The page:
Courts in Pakistan are facilitating climate dialogue between state and citizens
There is inherent value in superior courts acting as a platform that facilitates dialogue between the state and citizens. But how far should courts go in their attempt to ensure people feel heard?
People participate in a climate march, organised by Climate Action Now, in Lahore, Pakistan, 20 September 2019. EFE/EPA/RAHAT DAR
While Pakistan remains high on the list of countries vulnerable to climate change, its ability as a state to counter climate change is hampered by capacity related issues as well as deeper systemic flaws. The Constitution of Islamic Republic of Pakistan, 1973 does not provide any specific rights in relation to a clean and healthy environment; however, owing to a 1994 decision by the Supreme Court of Pakistan (Shehla Zia case, PLD 1994 SC 693) it is now settled that Article 9 in the Fundamental Rights chapter—which prohibits deprivation of life or liberty except in accordance with law—includes the right to a clean and healthy environment.
Starting in 1993, Pakistan has seen nothing less than a judicial revolution when it comes to courts adjudicating environmental law claims; the most important cases have been decided by High Courts and the Supreme Court in their constitutional jurisdiction under the broad head of “public interest litigation” (PIL). Expansion of the scope of Fundamental Rights and relaxation of rules of standing (locus) have allowed litigants to approach the High Courts or Supreme Court directly; to challenge state action as well as state inaction.
In 2018, the Lahore High Court in the celebrated case of Leghari v. Pakistan issued directions to the federal and provincial governments to ensure that they comply with their responsibilities under National Climate Change Policy, 2012 and the Framework for Implementation of Climate Change Policy (2014-2030). The court also facilitated the process of kickstarting substantive action by forming a Climate Change Commission. This twenty-one (21) member Commission consisted of representatives of the federal and provincial governments, environmental experts and interest groups as well as petitioner’s counsel. The approach of the court ensured that everyone worked towards the aim of giving effect to the state’s professed aims.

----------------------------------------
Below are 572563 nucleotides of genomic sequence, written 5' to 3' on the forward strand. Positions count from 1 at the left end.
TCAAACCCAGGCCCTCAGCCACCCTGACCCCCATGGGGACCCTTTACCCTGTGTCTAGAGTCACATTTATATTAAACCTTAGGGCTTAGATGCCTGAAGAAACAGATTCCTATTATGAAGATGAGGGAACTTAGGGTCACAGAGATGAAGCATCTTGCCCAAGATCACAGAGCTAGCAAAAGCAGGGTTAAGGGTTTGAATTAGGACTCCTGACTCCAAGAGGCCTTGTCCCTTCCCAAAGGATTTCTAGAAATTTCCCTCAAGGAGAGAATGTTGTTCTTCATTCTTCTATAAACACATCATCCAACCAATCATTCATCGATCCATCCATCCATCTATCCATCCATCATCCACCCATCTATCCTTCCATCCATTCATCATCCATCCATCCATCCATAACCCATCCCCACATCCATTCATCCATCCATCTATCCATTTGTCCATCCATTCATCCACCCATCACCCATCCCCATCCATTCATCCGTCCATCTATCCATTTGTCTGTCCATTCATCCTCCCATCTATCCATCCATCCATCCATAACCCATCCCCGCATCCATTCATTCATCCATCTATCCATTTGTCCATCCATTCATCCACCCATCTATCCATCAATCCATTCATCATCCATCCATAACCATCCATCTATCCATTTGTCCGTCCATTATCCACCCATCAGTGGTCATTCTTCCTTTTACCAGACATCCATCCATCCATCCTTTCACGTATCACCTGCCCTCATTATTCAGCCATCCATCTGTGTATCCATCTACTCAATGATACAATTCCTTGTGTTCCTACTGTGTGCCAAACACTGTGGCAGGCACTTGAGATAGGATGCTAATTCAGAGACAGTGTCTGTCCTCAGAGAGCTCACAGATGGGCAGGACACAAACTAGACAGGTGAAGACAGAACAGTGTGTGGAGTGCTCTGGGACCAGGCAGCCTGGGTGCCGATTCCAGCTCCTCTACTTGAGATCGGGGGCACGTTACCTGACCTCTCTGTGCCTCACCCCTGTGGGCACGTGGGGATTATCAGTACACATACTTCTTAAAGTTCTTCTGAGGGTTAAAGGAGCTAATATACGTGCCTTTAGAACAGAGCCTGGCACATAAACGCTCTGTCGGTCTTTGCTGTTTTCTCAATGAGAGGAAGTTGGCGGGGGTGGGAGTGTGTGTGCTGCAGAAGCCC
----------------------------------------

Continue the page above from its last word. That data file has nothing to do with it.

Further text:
In a rare and encouraging move, the court kept the petition pending as a rolling review. In terms of its scope and scale, this was and remains a most important ruling.
It is settled under Pakistan’s jurisprudence that proceedings in “Public Interest Litigation” matters are inquisitorial and not adversarial. The idea of court appointed commissions allows representation of various stakeholders on the commission as facts are gathered and court nudges parties in its preferred direction.
As effective as PIL is at the High Court and Supreme Court level, it also points to shortcomings of the regular system, for example, the statutory frameworks enacted by each of the four provinces and the federal territory that provide for an executive agency (Environmental Protection Agency/EPA) and Environmental Tribunals set up to deal with environment related complaints and grievances.
The approach of the court ensured that everyone worked towards the aim of giving effect to the state’s professed aims.
Constitutional jurisdiction of High Courts and the Supreme Court can be invoked only if alternate remedies provided by law are shown to be inadequate in terms of the relief claimed. Statutory tribunals such as Environmental Tribunals exist in each province to adjudicate disputes under the respective environmental protection legislation. However, the indulgence granted by the judicial system can vary immensely, depending on whether you are before the Tribunal in statutory jurisdiction or a High Court in constitutional jurisdiction.